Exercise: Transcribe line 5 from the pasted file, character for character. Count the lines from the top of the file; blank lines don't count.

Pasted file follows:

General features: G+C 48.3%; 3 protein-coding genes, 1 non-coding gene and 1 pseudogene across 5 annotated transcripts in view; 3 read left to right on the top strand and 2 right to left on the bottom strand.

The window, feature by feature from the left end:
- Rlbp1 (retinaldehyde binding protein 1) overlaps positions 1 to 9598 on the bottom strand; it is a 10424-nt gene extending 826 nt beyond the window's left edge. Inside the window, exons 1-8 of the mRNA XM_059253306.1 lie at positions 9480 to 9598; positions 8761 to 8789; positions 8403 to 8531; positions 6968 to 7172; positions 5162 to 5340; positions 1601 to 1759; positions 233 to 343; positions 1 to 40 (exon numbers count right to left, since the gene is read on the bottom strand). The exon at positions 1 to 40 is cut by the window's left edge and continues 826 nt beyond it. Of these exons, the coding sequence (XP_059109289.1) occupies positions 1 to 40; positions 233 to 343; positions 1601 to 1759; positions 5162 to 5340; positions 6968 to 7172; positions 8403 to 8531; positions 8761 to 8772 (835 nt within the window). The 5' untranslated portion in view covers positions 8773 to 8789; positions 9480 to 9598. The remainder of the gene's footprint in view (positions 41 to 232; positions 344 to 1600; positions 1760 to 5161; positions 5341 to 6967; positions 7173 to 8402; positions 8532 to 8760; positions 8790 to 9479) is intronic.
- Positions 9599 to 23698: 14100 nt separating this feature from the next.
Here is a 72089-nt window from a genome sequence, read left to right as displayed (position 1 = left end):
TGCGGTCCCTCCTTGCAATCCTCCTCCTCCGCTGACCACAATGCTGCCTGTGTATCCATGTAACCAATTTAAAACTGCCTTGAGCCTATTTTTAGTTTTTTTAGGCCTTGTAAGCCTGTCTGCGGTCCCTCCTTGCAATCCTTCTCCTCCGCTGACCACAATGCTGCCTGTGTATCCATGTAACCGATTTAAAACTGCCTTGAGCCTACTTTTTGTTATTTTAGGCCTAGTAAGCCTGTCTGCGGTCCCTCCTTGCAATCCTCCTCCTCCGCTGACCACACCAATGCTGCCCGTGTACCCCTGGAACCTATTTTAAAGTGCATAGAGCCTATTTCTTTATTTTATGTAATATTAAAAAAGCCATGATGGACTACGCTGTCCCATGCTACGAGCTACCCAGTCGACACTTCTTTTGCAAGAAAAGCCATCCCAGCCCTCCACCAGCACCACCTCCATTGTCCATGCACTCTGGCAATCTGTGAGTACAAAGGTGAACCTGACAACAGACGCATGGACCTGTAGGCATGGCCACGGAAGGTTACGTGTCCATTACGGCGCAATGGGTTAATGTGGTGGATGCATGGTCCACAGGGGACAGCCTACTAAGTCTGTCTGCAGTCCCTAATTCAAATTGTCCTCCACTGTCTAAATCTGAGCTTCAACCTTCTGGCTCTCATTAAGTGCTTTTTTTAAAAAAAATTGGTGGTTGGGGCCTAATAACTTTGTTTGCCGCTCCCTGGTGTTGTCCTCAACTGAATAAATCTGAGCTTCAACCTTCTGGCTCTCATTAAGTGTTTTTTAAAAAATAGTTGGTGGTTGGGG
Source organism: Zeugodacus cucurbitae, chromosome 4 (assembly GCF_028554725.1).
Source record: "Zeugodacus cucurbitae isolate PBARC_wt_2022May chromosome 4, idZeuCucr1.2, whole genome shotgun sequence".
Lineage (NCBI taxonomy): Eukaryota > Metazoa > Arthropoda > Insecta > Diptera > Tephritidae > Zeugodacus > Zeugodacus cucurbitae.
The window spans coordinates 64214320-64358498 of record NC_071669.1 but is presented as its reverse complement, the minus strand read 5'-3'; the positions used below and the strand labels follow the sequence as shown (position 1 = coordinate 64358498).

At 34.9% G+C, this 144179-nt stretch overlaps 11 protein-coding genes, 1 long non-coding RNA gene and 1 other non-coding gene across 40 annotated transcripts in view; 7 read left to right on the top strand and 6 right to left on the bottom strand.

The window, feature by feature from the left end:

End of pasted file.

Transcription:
Here is a 72089-nt window from a genome sequence, read left to right as displayed (position 1 = left end):